Friday, November 11, 2022

Nature at the Princeton Battlefield

(Thanks to those who commented. Scroll down for an update.)
As a lover of both nature and history, I experience the Princeton Battlefield differently than most. There's gratitude for its preservation, along with some grieving for the way the land is managed. Nature here is pushed to the fringes, as if to replicate a giant ballfield. But the battle took place on a working farm, not an athletic field. 

The Clark House has been restored, its 18th century charms highly valued. So why would the landscape not be similarly treated? In the winter of 1777, the soldiers would have been treading through corn stubble, or pasture, or an orchard. 

One answer would be that visitors and re-enactors benefit from a clean surface. The question then would be how much to mow and where, so that people could enjoy a lawn, but also have areas that evoke more a feeling of the 18th century. 

As I walk across the field, I feel a sense of space more than place. Perhaps if I tried I could feel grandeur, or solemnity. Graveyards are mowed, after all. A big sky and a big field help us to understand that something big happened here, when a nation was being born, its future stretching far off towards the horizon. Maybe the landscape works in some spiritual way to evoke freedom and possibility. But as I walk these hallowed grounds, I'm also feeling a sense of a long ways to go before reaching anything interesting. Okay. Perhaps that long trudge could generate some appreciation for the long overnight march of Washington's amateur army from Trenton to Princeton. 

One tree stands in the middle of the giant lawn, an offspring of the great Mercer Oak that had witnessed the battle and lived through two more centuries before falling to a windstorm in 2000. Trees growing at the time of a great battle are called witness trees. The soldiers who fought that pivotal battle are long gone, but centuries later a tree, especially the long-lived white oak, could still claim "I was there!"

The offspring was donated by Louise Morse, spouse of Marston Morse, a mathematician who Oswald Veblen helped bring to the nearby Institute for Advanced Study in the 1930s. It was Veblen's initiative to acquire the 600+ acres behind the Battlefield that later became the Institute Woods.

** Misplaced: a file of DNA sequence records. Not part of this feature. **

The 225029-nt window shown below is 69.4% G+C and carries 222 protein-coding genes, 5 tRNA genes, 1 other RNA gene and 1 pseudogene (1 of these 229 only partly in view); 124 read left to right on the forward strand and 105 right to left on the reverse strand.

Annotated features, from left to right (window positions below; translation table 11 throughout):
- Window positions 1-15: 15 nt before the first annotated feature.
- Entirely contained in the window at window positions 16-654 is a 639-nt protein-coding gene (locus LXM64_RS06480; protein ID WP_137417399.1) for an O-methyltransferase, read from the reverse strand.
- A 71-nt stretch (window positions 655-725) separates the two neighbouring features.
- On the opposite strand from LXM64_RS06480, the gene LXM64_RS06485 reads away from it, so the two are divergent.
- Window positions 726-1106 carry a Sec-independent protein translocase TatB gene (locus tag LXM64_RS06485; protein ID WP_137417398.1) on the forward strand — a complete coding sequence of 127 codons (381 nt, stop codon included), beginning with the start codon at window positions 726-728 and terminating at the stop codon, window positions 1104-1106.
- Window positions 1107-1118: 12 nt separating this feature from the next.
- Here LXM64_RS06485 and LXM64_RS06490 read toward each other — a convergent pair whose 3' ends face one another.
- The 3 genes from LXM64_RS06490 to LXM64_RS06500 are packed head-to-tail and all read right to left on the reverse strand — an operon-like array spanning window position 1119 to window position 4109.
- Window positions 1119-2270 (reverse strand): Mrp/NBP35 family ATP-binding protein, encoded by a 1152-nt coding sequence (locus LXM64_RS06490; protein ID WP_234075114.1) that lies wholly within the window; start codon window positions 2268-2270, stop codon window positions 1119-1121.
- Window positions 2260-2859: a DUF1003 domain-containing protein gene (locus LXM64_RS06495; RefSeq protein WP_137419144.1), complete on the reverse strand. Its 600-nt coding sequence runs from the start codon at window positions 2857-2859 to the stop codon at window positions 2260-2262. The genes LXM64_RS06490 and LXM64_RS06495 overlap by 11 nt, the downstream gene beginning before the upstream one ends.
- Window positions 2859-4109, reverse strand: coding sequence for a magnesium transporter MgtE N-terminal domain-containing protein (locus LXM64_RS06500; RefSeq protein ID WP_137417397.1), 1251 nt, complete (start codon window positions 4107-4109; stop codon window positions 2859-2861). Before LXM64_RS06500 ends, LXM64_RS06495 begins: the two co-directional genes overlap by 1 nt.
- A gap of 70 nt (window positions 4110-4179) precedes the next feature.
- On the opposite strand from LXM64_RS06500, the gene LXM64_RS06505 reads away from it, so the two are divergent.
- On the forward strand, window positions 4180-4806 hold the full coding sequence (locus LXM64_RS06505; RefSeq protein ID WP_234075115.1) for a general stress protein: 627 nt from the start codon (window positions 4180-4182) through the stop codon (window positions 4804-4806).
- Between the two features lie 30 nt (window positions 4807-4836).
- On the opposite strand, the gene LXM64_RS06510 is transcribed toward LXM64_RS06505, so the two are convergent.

The sign tells the story of the white oak and General Mercer. What I've come to look at, though, is not the highly symbolic tree but a thin sliver of golden brown in the distance. 
Beyond the lawn, towards the back of the Battlefield, is a meadow that is mowed once a year. For some reason they mowed the edge of it this fall but have left the rest, perhaps as winter cover for wildlife.
Taking a closer look, I'm surprised to see that, among the blackberries and prairie grasses, goldenrods and asters, are myriad sassafras sprouts, most of them bright orange this time of year. The meadow is a giant clone of sassafras--one root system with ten thousand heads. Can't say I've ever seen that before. 

To the left of the field is a bedraggled woods, dominated by the skeletons of ash trees killed by the introduced Emerald ash borer. A heroic American tree species silently meets its demise.

Behind the Clark House, and also across Mercer Street to the left of the pillars, more signs of introduced invasive species abound. Rampant invasive porcelainberry is stifling the 1976 bicentennial plantings--flowering dogwoods and daffodils around the edge of the field. As is typical of the landscapes we daily tread, the Princeton Battlefield invests in mowing the grass, while leaving the unmowed areas untended and overrun. Each year the Sierra Club organizes a spirited volunteer day to battle against bamboo near the Clark House. In the past, I would lead a group to cut the aggressive porcelainberry vines off of the bicentennial flowering dogwoods, but it's hard to make lasting progress when unsupported by the state agency that views grounds maintenance of this state park as "mow and go." Now all I do is make annual visits to snuff out a small infestation of mile-a-minute I spotted some years back on the Battlefield grounds.